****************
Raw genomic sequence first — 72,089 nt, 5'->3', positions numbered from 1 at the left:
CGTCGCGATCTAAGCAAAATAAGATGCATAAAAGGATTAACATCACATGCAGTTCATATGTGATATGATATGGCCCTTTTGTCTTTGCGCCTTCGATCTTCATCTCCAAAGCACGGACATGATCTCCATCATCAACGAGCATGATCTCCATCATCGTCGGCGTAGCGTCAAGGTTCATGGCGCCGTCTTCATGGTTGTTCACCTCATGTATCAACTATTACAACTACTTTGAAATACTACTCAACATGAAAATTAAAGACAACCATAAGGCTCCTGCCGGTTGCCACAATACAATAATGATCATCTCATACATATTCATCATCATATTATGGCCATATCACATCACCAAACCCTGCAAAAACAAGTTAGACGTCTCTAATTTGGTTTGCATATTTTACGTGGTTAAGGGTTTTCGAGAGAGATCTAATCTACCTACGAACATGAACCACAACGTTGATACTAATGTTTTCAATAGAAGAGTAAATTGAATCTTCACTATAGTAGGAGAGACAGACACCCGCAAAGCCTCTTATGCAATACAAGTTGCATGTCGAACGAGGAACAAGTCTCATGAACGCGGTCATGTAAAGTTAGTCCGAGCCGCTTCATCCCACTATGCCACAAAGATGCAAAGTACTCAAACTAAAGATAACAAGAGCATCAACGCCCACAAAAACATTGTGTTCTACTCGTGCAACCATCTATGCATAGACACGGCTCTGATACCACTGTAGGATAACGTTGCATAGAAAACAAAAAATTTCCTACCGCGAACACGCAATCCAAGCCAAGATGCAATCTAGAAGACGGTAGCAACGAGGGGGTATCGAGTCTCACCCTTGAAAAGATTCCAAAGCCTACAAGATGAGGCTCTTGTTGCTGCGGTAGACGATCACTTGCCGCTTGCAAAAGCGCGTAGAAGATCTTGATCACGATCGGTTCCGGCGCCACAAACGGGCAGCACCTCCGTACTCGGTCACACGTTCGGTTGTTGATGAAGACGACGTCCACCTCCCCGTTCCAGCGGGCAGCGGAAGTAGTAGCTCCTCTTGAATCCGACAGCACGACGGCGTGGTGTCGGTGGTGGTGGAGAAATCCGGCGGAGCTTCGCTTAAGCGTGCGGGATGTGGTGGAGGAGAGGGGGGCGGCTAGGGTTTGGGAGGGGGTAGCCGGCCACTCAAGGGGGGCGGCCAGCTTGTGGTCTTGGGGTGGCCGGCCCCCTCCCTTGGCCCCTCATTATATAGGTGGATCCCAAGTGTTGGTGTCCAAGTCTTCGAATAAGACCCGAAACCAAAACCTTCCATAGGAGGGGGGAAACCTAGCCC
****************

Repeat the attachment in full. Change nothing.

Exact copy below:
Raw genomic sequence first — 72,089 nt, 5'->3', positions numbered from 1 at the left:
CGTCGCGATCTAAGCAAAATAAGATGCATAAAAGGATTAACATCACATGCAGTTCATATGTGATATGATATGGCCCTTTTGTCTTTGCGCCTTCGATCTTCATCTCCAAAGCACGGACATGATCTCCATCATCAACGAGCATGATCTCCATCATCGTCGGCGTAGCGTCAAGGTTCATGGCGCCGTCTTCATGGTTGTTCACCTCATGTATCAACTATTACAACTACTTTGAAATACTACTCAACATGAAAATTAAAGACAACCATAAGGCTCCTGCCGGTTGCCACAATACAATAATGATCATCTCATACATATTCATCATCATATTATGGCCATATCACATCACCAAACCCTGCAAAAACAAGTTAGACGTCTCTAATTTGGTTTGCATATTTTACGTGGTTAAGGGTTTTCGAGAGAGATCTAATCTACCTACGAACATGAACCACAACGTTGATACTAATGTTTTCAATAGAAGAGTAAATTGAATCTTCACTATAGTAGGAGAGACAGACACCCGCAAAGCCTCTTATGCAATACAAGTTGCATGTCGAACGAGGAACAAGTCTCATGAACGCGGTCATGTAAAGTTAGTCCGAGCCGCTTCATCCCACTATGCCACAAAGATGCAAAGTACTCAAACTAAAGATAACAAGAGCATCAACGCCCACAAAAACATTGTGTTCTACTCGTGCAACCATCTATGCATAGACACGGCTCTGATACCACTGTAGGATAACGTTGCATAGAAAACAAAAAATTTCCTACCGCGAACACGCAATCCAAGCCAAGATGCAATCTAGAAGACGGTAGCAACGAGGGGGTATCGAGTCTCACCCTTGAAAAGATTCCAAAGCCTACAAGATGAGGCTCTTGTTGCTGCGGTAGACGATCACTTGCCGCTTGCAAAAGCGCGTAGAAGATCTTGATCACGATCGGTTCCGGCGCCACAAACGGGCAGCACCTCCGTACTCGGTCACACGTTCGGTTGTTGATGAAGACGACGTCCACCTCCCCGTTCCAGCGGGCAGCGGAAGTAGTAGCTCCTCTTGAATCCGACAGCACGACGGCGTGGTGTCGGTGGTGGTGGAGAAATCCGGCGGAGCTTCGCTTAAGCGTGCGGGATGTGGTGGAGGAGAGGGGGGCGGCTAGGGTTTGGGAGGGGGTAGCCGGCCACTCAAGGGGGGCGGCCAGCTTGTGGTCTTGGGGTGGCCGGCCCCCTCCCTTGGCCCCTCATTATATAGGTGGATCCCAAGTGTTGGTGTCCAAGTCTTCGAATAAGACCCGAAACCAAAACCTTCCATAGGAGGGGGGAAACCTAGCCC